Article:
First, with regard to the wording of the health care questions, the questions asked in these polls are clearly biased and loaded. Respondents are asked their opinions about imposing fines on individuals who fail to obtain health insurance without any explanation of the benefits that such individuals would obtain such as the ability to obtain insurance regardless of pre-existing conditions, the availability of lower cost policies in the proposed insurance exchange, or, most importantly, the availability of subsidies to help those with low to moderate incomes purchase insurance.
I will give you a hint.  They are not addressed.  In my judgment, that is because the poll's funding source had an interest in not finding out the answers to those questions.

Next, Jane Hamsher and Survey USA severely under-represent young voters.
Second, the samples in all three of these House districts appear to severely underrepresent younger voters and overrepresent older voters. The percentage of voters under the age of 35 in the samples range from zero to five percent while the percentage age 65 and older range from 35 to 45 percent. These percentages are way out of line with the known age distribution of the electorate in recent midterm elections.

For example, according to the 2006 national exit poll, voters under the age of 35 made up about 25 percent of the electorate while those age 65 and older made up about 20 percent of the electorate.
Interesting to watch how self-proclaimed leaders of the progressive movement don't care about under-representing young voters.  But perhaps it should not be a surprise coming from a funding source whose blog traffic is dominated by (estimated) a decidedly older, white and childless household demographics.  Be that as it may, my job here is to do statistical analysis.  The sample is completely out of whack.  Yes, more older voters tend to vote in midterms, but not that much more.  Yes, less younger voters vote in midterms, but not essentially zero!  In the Indiana 9th polling, for example, Survey USA assumes young voters to be 5% of likely voters and older (65+) voters are estimated to be 32% of likely voters.  But the Professor says that in 2006, voters under 35 made up a quarter of the electorate and and voters over 65 about a fifth.  Is he right?  More importantly, is he right in the case of Indiana?  It turns out that as far as Indiana is concerned, the actual numbers fall right in the middle.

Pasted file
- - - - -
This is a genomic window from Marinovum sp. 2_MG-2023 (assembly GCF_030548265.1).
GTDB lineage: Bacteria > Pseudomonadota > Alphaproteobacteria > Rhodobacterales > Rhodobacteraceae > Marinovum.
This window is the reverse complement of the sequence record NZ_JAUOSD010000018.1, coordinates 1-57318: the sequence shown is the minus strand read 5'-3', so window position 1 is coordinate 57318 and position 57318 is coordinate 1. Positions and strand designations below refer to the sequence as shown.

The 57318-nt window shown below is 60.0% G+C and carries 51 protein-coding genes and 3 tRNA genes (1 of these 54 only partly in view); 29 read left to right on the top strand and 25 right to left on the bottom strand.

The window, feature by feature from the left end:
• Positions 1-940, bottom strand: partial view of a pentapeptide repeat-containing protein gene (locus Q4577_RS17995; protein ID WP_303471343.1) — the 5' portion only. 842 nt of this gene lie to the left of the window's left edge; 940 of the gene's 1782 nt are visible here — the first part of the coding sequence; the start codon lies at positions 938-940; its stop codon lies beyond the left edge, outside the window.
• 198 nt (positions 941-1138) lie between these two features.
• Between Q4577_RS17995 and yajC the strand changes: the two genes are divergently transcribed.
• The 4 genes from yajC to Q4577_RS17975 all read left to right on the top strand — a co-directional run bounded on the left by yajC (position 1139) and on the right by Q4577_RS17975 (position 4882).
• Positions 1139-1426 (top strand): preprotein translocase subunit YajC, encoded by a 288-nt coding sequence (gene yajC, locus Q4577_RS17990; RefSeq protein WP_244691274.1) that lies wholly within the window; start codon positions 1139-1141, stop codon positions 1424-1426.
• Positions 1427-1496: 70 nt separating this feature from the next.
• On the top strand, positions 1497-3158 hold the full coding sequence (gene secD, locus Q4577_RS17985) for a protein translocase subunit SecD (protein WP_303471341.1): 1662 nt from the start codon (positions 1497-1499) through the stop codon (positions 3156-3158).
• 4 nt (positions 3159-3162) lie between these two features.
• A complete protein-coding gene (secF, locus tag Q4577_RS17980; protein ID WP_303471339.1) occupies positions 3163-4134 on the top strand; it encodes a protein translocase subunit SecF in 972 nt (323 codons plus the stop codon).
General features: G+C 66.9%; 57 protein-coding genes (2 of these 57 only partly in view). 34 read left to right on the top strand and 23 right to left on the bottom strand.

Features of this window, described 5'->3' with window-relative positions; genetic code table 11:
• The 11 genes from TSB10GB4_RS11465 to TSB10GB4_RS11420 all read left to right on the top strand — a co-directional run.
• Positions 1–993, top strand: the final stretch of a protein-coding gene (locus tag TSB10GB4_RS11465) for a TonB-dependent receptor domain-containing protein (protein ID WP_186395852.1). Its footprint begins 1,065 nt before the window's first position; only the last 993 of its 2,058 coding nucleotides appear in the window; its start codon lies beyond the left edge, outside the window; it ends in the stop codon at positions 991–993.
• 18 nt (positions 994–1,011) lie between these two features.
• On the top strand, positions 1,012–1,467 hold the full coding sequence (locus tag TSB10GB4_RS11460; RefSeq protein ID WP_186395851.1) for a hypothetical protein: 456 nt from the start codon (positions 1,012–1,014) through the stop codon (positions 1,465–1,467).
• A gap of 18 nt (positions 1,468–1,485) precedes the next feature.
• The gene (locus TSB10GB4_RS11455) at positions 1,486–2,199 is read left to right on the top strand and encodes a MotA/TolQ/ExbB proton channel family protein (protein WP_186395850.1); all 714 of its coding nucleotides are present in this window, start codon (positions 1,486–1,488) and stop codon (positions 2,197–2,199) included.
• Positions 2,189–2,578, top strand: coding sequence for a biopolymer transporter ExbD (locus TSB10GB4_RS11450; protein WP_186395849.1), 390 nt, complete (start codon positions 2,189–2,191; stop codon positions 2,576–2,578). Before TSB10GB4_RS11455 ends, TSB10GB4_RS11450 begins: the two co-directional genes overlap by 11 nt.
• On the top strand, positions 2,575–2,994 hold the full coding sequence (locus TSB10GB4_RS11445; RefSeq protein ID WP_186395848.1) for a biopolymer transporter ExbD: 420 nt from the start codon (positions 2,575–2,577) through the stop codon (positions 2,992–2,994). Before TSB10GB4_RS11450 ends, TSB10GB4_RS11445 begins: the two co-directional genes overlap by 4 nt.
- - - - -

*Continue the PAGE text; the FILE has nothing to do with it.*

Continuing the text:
Notably, only 12% of Indianans of voting age are over 65.   Essentially, Survey USA is underestimating the youth vote in Indiana by about 300%.  A glaring error like that can by itself make a poll so biased that it serves no useful purpose.

So far, we have established the following in Jane Hamsher's poll:
  • Facts about the health care bill was suppressed and only biased information was given to voters.
  • Younger voters were severely under-represented in the poll.
So the absolute numbers of the results are essentially (and quite conclusively) invalid.   However, the before and after numbers do add a twist.  And the twist is this: If Hamsher and FDL's goal was to show that these Democrats are more endangered because of the individual mandate to purchase health insurance, she utterly failed.  Let's look at the second and last questions:
Assume Baron Hill votes to pass a version of the health care bill that does NOT include a fine. If there were an election for US House of Representatives and the only two candidates on the ballot were Democrat Baron Hill and Republican Mike Sodrel, who would you vote for?

Hill (D): 40%
Sordel (R): 48%
Which is the exact same margin at the beginning of this poll:
If there were an election for US House of Representatives today, and the only two candidates on the ballot were Democrat Baron Hill and Republican Mike Sodrel, who would you vote for?

Hill (D): 41%
Sordel (R): 49%
So, essentially, Jane Hamsher just spent a bunch of money to mislead voters, under-represent young people, and find out that the presence of the mandate makes no difference whatsoever in terms of a Democrat's position in conservative districts.  Congratulations, I guess.